For our build we chose the 12” LS1219L Miter saw from Makita.  This Dual-Bevel Sliding Compound Mitre Saw has a large cut capacity with its 12” blade capable of cross-cutting a 4×14 at 90 degrees. The saw features a 2-Steel Rail sliding system that is front-mounted, offering a reduced footprint and can sit flush against the wall, a real space saver for a saw this size.  Makita has a real long legacy of finish carpentry and woodworking saws and this saw does a great job at building on that legacy.

With the saw selected and the dimensions are known, we set out on building the miter station.  Using the Paulk Smart Station as inspiration we modified the plans to fit the saw and our workspace.  Some important dimensions when designing a drop-in miter station are the footprint of the saw, the height of the saw’s base and the arc of the swing of the saw arms. 

Ideally, you want your saw to fit as snug in the station as possible while still allowing for free movement in all directions.  The base of the saw should sit at or just barely above the station top so a workpiece is supported in both directions without any rocking.

Collecting Dust At The Source

Active dust collection, automatically configured to turn on when the miter saw trigger is pulled, is a fantastic timesaver and feature to have.  While a miter station can be integrated into a shop’s overall dust collection architecture, not everyone or every space can easily or cost-effectively make that work. 

For our miter stand, we elected to use a spare shop vac attached to the miter saw and controlled for via an “i-Socket AutoSwitch  This little unit is a great low-tech solution that accepts the 120v plug from your saw and vacuum, and automatically turns on the vacuum each time the trigger is pulled.

Repetitive Cutting Jig

The last feature we wanted to incorporate into our miter station was a positive stop system.  When multiple cuts of the exact same length need to be made, using a stop block can be a huge timesaver and really improve the repeatable accuracy of your cuts. 

To accomplish this we used a set of  Universal T-Track from Rockler and made a pair of stop blocks from some spare hardwood we had lying around and some track hardware. T track is a fantastic versatile solution that can have an endless set of uses around the shop. 

To mount the track in our bench we made a few passes with a router and a 3/4” dado bit.  Once the desired depth was achieved, the track was cut to length on the miter saw and installed.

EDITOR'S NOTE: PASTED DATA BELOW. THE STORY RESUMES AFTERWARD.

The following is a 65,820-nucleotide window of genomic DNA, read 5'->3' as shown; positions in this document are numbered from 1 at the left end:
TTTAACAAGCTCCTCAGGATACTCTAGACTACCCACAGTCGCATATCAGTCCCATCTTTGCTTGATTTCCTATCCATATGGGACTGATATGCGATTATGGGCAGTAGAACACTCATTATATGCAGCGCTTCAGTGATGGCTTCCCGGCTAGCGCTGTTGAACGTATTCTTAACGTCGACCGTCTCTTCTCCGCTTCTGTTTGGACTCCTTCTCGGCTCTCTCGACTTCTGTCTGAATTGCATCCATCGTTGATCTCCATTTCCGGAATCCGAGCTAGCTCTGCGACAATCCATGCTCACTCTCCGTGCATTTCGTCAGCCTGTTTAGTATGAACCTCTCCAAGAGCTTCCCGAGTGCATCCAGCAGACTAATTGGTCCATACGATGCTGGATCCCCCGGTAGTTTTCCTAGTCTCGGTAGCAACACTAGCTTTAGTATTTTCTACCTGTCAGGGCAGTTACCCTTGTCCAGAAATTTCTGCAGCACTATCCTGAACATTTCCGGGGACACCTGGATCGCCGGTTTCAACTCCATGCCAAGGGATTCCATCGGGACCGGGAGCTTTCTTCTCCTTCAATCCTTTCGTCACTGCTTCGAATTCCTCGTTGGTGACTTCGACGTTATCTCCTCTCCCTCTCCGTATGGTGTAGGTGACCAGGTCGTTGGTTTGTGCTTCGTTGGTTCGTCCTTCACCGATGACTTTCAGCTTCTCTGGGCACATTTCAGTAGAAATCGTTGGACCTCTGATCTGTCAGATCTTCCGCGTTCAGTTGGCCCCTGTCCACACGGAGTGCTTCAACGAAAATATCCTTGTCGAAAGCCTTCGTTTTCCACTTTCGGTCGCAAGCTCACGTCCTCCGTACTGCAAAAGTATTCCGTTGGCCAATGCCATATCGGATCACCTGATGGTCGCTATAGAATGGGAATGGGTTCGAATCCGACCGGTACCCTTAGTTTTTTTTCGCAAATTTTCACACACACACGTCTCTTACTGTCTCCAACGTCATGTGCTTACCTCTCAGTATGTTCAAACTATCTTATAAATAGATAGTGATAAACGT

Cantilevered Router Table

A router table is another staple of a woodworking shop that we wanted to incorporate.  Router tables can be purchased in benchtop variants, free-standing, and even incorporated into table saws.  To continue with the theme of modularity we elected to build our own router table that would cantilever off of the workbenches and securely mate with the MFT holes of the table.

The heart of the router table is the Rockler Pro Router Lift. We used a 2’x4″ piece of Phenolic Faced Birch Plywood for the structure and surface of the table.  The Phenolic coating provides a protective surface to the plywood that can be cleaned to maintain low friction for the stock being worked on.

To install the router lift into the tabletop, we used a pre-made Router Template plate from Rockler to save time in setting up our own.  Using a handheld router and a pattern cutting bit we removed the minimum amount of material necessary for the router lift to sit flush with the top of the table surface.

In order to accommodate a Rockler Pro Router fence, an additional T-track needed to be mounted.  While a handheld router can be used for cutting the grooves for the track, given that the surface is just a sheet of plywood, we elected to cut the channels with a dado set on a table saw.

To mount the router table to the pair of workshop tables, 20mm holes were cut in the same pattern using the Parf Guide System.